“God has consigned all men to disobedience, that he
may have mercy upon all” (
Sin is an utterance, a deed, or a desire contrary to the
eternal law (St. Augustine,
22: PL 42, 418). It is
an offense against God. It rises up against God in a
disobedience contrary to the obedience of Christ.
Sin is an act contrary to reason. It wounds man’s
nature and injures human solidarity.
The root of all sins lies in man’s heart. The kinds and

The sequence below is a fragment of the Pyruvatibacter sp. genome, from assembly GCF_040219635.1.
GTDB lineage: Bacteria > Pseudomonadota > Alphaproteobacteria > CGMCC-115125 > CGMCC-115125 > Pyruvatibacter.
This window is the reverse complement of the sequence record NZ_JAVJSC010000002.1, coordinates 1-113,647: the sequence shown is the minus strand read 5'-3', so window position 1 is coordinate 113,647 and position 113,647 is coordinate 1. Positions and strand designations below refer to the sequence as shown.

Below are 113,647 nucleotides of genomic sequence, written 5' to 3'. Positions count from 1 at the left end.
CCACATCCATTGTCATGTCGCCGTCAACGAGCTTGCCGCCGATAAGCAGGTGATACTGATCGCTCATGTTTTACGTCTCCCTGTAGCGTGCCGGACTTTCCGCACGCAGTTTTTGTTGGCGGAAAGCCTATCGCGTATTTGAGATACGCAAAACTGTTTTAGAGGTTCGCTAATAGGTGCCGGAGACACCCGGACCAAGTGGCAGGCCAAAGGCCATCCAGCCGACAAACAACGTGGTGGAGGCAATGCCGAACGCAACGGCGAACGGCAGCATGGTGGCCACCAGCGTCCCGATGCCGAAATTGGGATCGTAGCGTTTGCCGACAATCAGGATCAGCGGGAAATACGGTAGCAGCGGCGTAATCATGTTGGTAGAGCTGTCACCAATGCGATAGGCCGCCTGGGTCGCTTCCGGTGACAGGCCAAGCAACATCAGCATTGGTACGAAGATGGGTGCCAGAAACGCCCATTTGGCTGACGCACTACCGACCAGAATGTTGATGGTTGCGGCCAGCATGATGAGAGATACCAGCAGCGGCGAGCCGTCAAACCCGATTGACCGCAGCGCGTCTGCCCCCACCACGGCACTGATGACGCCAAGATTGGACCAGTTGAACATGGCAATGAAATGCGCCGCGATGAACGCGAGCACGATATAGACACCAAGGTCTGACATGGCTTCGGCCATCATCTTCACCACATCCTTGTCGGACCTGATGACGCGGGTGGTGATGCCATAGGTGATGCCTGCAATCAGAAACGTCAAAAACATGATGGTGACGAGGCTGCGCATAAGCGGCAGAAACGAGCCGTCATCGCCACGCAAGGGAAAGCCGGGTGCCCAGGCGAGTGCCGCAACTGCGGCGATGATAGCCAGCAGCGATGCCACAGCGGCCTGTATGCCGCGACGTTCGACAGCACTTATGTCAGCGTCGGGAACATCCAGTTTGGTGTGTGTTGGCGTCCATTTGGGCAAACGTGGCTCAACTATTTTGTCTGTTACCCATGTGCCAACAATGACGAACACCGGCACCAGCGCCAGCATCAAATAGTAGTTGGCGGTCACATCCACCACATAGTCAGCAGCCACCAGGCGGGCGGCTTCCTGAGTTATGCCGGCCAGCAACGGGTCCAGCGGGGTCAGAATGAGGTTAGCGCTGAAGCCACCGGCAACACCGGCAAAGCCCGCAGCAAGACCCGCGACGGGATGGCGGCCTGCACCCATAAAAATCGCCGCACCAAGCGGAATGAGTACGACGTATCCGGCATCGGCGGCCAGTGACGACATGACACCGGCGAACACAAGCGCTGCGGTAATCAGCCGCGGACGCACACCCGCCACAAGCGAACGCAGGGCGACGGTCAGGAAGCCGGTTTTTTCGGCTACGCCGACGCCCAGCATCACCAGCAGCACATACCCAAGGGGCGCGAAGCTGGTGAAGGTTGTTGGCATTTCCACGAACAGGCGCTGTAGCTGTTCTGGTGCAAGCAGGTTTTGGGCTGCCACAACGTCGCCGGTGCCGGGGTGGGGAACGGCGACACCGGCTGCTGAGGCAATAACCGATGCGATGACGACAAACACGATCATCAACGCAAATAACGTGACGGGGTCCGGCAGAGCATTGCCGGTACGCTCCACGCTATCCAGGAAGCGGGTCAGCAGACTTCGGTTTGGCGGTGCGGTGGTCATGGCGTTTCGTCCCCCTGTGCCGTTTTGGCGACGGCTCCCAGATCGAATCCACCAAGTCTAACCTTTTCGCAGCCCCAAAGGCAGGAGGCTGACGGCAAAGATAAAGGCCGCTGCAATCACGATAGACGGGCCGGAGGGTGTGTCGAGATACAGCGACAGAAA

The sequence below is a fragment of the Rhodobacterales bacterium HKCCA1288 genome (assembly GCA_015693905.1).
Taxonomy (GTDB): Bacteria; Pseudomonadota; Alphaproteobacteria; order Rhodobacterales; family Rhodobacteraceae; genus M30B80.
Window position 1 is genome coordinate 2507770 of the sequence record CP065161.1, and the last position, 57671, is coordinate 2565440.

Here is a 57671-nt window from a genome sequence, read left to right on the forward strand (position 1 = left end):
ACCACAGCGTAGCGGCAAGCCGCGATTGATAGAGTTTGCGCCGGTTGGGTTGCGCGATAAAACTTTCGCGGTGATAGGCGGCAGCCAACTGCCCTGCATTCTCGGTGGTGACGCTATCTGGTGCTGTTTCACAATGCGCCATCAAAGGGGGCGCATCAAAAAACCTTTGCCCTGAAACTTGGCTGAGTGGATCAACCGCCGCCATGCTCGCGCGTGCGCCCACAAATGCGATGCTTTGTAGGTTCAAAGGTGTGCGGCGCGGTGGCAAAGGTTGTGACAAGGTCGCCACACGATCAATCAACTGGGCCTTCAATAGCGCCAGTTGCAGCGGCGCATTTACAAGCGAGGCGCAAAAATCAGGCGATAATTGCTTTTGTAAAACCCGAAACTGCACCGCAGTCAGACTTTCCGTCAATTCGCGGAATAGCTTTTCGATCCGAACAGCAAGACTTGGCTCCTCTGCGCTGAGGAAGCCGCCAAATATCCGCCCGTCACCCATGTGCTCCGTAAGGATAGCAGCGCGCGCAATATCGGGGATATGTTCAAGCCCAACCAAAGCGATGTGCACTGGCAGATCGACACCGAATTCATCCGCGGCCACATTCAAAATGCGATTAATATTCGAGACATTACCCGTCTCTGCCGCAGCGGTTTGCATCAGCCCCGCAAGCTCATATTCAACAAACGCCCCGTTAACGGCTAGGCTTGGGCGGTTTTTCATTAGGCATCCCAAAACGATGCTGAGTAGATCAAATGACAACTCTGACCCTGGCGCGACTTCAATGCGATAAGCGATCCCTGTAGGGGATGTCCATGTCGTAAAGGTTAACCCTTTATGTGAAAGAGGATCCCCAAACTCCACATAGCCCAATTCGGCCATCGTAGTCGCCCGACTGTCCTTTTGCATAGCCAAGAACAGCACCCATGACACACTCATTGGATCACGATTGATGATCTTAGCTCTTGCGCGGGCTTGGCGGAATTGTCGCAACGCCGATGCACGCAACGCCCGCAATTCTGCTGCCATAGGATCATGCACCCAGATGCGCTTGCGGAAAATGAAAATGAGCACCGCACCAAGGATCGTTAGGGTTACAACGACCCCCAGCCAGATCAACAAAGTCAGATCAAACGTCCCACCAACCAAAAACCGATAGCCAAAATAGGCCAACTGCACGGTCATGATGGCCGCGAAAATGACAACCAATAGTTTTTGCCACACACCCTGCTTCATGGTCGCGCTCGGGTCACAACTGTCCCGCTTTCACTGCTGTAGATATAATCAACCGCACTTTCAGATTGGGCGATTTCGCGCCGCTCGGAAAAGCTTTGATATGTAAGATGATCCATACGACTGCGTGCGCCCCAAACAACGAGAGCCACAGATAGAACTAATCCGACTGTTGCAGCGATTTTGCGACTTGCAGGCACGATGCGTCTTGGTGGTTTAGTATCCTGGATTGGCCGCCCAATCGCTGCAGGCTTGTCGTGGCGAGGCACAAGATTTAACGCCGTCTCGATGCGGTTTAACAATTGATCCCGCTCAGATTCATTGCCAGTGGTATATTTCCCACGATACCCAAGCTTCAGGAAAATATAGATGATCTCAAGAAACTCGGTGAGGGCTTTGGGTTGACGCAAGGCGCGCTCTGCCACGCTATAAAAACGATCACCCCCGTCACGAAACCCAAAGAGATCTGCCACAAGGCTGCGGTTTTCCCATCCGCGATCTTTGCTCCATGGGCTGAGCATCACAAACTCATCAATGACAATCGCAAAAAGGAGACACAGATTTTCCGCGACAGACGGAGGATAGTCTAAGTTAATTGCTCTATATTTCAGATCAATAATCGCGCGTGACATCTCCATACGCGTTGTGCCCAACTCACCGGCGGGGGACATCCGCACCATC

the gravity of sins are determined principally by their
To choose deliberately—that is, both knowing it and
willing it—something gravely contrary to the divine
law and to the ultimate end of man is to commit a
mortal sin. This destroys in us the charity without
which eternal beatitude is impossible. Unrepented, it
brings eternal death.
Venial sin constitutes a moral disorder that is repara-
ble by charity, which it allows to subsist in us.
The repetition of sins—even venial ones—engenders
vices, among which are the capital sins.